Speaking of the chutes, I’ve read that Ostich frequently didn’t use the chute because it took so long to repack them.

 

On the lower speed runs, a 200 mph run and he had plenty of time to stop, he did not deploy the chute.

 

I’ve also read that the final stage of repacking the chute was to beat it with a bat to make sure it wasn’t packed too tightly. Is that correct?

 

Right.

 

Was that standard procedure with these LSR cars?

 

I don’t know. We learned all about the chute from Klaus. His job was with the Mercury capsules and things. He never went to Bonneville with us, but he set it all up and taught us how to run it. We were kidding him one day. They shot the first Mercury capsule and it went way down field, beyond the recovery area, and dropped in the ocean, and we were always kidding him about it, “What’s the matter, didn’t your chute work?” And we were at lunch one day and he says, “Well, I’ll tell you what’s wrong with that. The guy ran out of fuel is the reason he went all the way down there.” And we said, “What do you mean, Klaus? You’re just making excuses.” And he says, “No! I tell you the truth. The guy ran out of fuel. You take that poor devil and you put him in that thing and you fly him butt-first 17,500 mph and what’d he do but he turned around to see where he was going. So he burned up too much fuel and he overshot the landing spot.”

 

I’ve noticed that Doc wore regular sneakers when he was racing. Was there any reason for that?

 

Just for comfort. I’d take a brush and brush the salt off his shoes before he stepped into the cockpit. Let’s see where was I here...I made some notes...Doc was dedicated, but he wasn’t obsessed [I had mentioned this word in the questions I sent], but believe me, he was in charge of the project. His desire to succeed I think was only reinforced by the naysayers. This was a true hot rodders’ program, born out of the guy who ran on the dry lakes and the salt flats in converted old Motel Ts, low-budget operations. But we never scrimped on quality. We never scrimped on spending the money if we needed to. We promoted parts. [I think he means they asked companies to donate parts.] Ray Brock promoted all the suspension parts, four-wheel torsion bar, independent suspension, from a truck, turned upside down. It was put together from parts donated by some friend of Ray’s in GMC truck. It didn’t take a lot of parts. I’m sure it cost them hardly anything.

 

Doc bankrolled everything. Doc was in charge. Doc put the money in, his own personal money. As far as sponsorship was concerned, unless there was something going on behind the scenes that I wasn’t aware of, Firestone donated tires and wheels. That was a total Firestone donation. They tested them on Firestone’s farm in the Midwest and ran them at high speed on the dynamometer they’d built. They may [also] have donated tires and wheels for the trailer we built, but I’m not aware of any monetary help. The same thing went for Mobil. Mobil furnished fuel and people there to handle the fuel, but I’m not aware of any money that changed hands. In fact I can tell you, Castrol at one point offered...I was at the lunch when Castrol made an offer to Doc for sponsorship, and they wanted some strings attached, and he told them to go pedal their wares [?] elsewhere. He wasn’t interested. So he bankrolled it all, right out of his own pocket. He paid for our motel rooms, for all the crew that went to Bonneville those times.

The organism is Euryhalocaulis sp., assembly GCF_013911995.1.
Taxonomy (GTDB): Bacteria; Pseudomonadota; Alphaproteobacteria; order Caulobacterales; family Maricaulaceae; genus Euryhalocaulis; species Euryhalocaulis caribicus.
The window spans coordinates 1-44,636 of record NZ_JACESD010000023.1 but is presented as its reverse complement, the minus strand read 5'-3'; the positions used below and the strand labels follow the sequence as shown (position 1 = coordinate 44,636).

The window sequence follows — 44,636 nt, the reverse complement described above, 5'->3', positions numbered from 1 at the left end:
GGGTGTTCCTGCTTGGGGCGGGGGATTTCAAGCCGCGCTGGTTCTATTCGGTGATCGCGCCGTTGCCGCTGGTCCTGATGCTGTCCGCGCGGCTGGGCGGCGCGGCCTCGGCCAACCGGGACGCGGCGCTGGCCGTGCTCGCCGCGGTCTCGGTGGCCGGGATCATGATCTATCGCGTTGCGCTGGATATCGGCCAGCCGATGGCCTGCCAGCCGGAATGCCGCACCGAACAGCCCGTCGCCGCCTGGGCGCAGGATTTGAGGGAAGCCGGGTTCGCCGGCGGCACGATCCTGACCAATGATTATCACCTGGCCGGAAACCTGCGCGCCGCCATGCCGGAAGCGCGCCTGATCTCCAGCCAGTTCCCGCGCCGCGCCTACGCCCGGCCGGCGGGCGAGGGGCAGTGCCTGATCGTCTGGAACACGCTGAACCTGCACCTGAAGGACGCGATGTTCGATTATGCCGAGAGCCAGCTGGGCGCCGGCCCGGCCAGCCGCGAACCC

Did the death of Glenn Leasher in September 1962 perhaps influence Doc’s decision to retire from the LSR quest?

 

No, I don’t think so. But let me get into that in a minute, because there’s a lot to be told in that area. One of your questions was, “How did he take set-backs,” and this leads up to the ultimate decision to stop the effort. He took set-backs very well, in stride, and I want to mention something here that I thought was remarkable. In spite of the air ducts collapsing, in spite of the spin-outs, in spite of the wheel coming off, in spite of the handling problems and those kind of things, never ever once did I hear Doc blame anybody. He never said “why did you do that” or anything else. He always kept his cool. You could tell he was frustrated. I think he was remarkably composed under some adverse situations where it would have been easy to say...like in my case, it was my job, and the wheels, those weren’t demountable wheels. That meant every time we had to change a tire, or tires—we could only make a certain number of runs on a tire before they grew too big—that meant repacking new wheel bearings and stuff like that. That was one of my jobs. Ray and I did the wheel bearings every time. And we don’t know that one spindle pushed off or why the bearing failed, but Firestone had some bearing failures on the dynamometer. And never once did Doc say, “What the hell, did you guys tighten the bearings too tight or something?” Never ever any lash-out.